‘Midnight Sun’ climaxes with more magical light, this time courtesy of the mythical Firebird of Russian folklore, in the form of Stravinsky’s 1945 version of his great ballet The Firebird.
Playing by heart
In 2017 the Baltic Sea Philharmonic made history by becoming the first orchestra in the world to perform Stravinsky’s The Firebird completely from memory, bringing a thrilling extra dimension to the performance. Performing without sheet music has since become a trademark of the ensemble, and this summer the orchestra will play the entire ‘Midnight Sun’ programme by heart. The concerts in Berlin and Hamburg will furthermore be performed with no interval, allowing the memorised music to flow almost seamlessly for around 100 minutes. ‘Performing from memory is all about chemistry and communication,’ says Järvi. Playing by heart intensifies the connection between the players, bringing them closer together, and is a natural reflection of the Baltic Sea Philharmonic’s mission to unite people across the whole Nordic region.
The Baltic Sea Philharmonic regularly auditions the best and brightest young musicians from across the Baltic Sea region in order to renew and refresh the pool of outstanding players who perform with the orchestra on tour. In March, during its ‘Nordic Pulse’ tour of the Lithuania, Latvia, Estonia, Finland and Russia, the orchestra launched its Talent Tour 2019 with open auditions in Palanga, Riga, Tallinn, Helsinki and St. Petersburg. The Talent Tour will continue during the ‘Midnight Sun’ tour with an open-audition day in Berlin on 25 June. Applicants will perform solo in front of a panel comprising Kristjan Järvi and principal musicians from the orchestra, and in a special second round the applicants will have the chance to join a full orchestra rehearsal. The deadline for applications is 15 May. Full details are available at https://baltic-sea-philharmonic.eu/talenttour2019/.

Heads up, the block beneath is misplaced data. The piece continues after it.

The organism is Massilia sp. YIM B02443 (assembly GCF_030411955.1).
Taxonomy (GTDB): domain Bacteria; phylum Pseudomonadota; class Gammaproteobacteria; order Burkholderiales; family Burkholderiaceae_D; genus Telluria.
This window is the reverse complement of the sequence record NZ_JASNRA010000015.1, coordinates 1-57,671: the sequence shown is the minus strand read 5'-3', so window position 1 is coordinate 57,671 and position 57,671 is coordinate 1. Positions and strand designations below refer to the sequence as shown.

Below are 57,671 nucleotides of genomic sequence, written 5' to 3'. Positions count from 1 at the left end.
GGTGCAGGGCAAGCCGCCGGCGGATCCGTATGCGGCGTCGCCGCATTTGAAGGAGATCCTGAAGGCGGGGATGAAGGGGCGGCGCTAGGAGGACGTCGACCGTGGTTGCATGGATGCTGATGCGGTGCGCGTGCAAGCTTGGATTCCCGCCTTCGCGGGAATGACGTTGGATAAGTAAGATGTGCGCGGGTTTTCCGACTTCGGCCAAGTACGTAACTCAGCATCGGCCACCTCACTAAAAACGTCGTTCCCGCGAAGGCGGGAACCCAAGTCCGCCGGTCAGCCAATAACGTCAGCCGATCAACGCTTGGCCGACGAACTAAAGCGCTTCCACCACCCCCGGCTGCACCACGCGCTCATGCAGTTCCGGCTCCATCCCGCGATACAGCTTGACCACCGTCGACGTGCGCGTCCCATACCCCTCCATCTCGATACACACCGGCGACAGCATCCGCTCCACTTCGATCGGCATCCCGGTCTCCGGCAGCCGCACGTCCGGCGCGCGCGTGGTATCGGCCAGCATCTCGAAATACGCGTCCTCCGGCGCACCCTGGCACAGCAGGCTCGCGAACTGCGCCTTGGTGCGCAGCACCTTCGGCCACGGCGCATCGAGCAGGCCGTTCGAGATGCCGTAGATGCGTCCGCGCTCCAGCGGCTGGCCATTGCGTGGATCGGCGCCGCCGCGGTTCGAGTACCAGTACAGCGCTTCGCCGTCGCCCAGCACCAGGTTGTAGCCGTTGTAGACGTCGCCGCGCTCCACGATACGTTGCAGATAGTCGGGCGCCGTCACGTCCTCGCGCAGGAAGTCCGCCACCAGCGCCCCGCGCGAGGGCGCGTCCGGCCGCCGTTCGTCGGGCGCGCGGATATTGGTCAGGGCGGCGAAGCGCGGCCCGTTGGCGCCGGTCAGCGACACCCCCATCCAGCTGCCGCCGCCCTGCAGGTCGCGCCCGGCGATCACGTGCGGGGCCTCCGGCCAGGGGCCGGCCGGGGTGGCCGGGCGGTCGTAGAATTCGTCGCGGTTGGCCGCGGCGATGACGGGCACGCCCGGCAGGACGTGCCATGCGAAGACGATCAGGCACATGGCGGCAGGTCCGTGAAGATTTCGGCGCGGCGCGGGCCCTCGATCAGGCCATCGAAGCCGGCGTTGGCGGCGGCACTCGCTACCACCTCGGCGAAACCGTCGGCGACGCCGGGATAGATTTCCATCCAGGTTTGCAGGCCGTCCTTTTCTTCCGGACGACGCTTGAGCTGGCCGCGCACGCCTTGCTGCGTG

New tour in September 2019
This September, Kristjan Järvi and the Baltic Sea Philharmonic will tour Italy and Germany with ‘Divine Geometry’, a fascinating new programme exploring the connections between Baroque music and American minimalism. Simone Dinnerstein will join the orchestra to perform Philip Glass’s Piano Concerto No. 3, and the tour will also include the German premiere of Steve Reich’s Music for Ensemble and Orchestra – a work that the Baltic Sea Philharmonic co-commissioned with the New York Philharmonic, the Los Angeles Philharmonic, the San Francisco Symphony, the London Symphony Orchestra and the Sydney Symphony Orchestra.
Baltic Sea Philharmonic – a revolution in music and culture
The Baltic Sea Philharmonic is a new paradigm for music making in the 21st century. Its concerts are a unique spectacle of sound, light, projection art and technology; its passion for playing orchestral works from memory transforms the musical experience for both players and audiences; and its performances, under the electrifying baton of Music Director Kristjan Järvi, have a special passion and energy that’s infectious. But even more than this, as a community of musicians from ten Nordic countries, the Baltic Sea Philharmonic transcends geographical and historical boundaries and has become a movement for bringing people together. Embodying all that is innovative and progressive about the Nordic region, this visionary ensemble is taking the traditional orchestral model further than ever before. ‘It is a living breathing creature, with boundless energy and enthusiasm for the new – an adventure in itself,’ says Kristjan Järvi.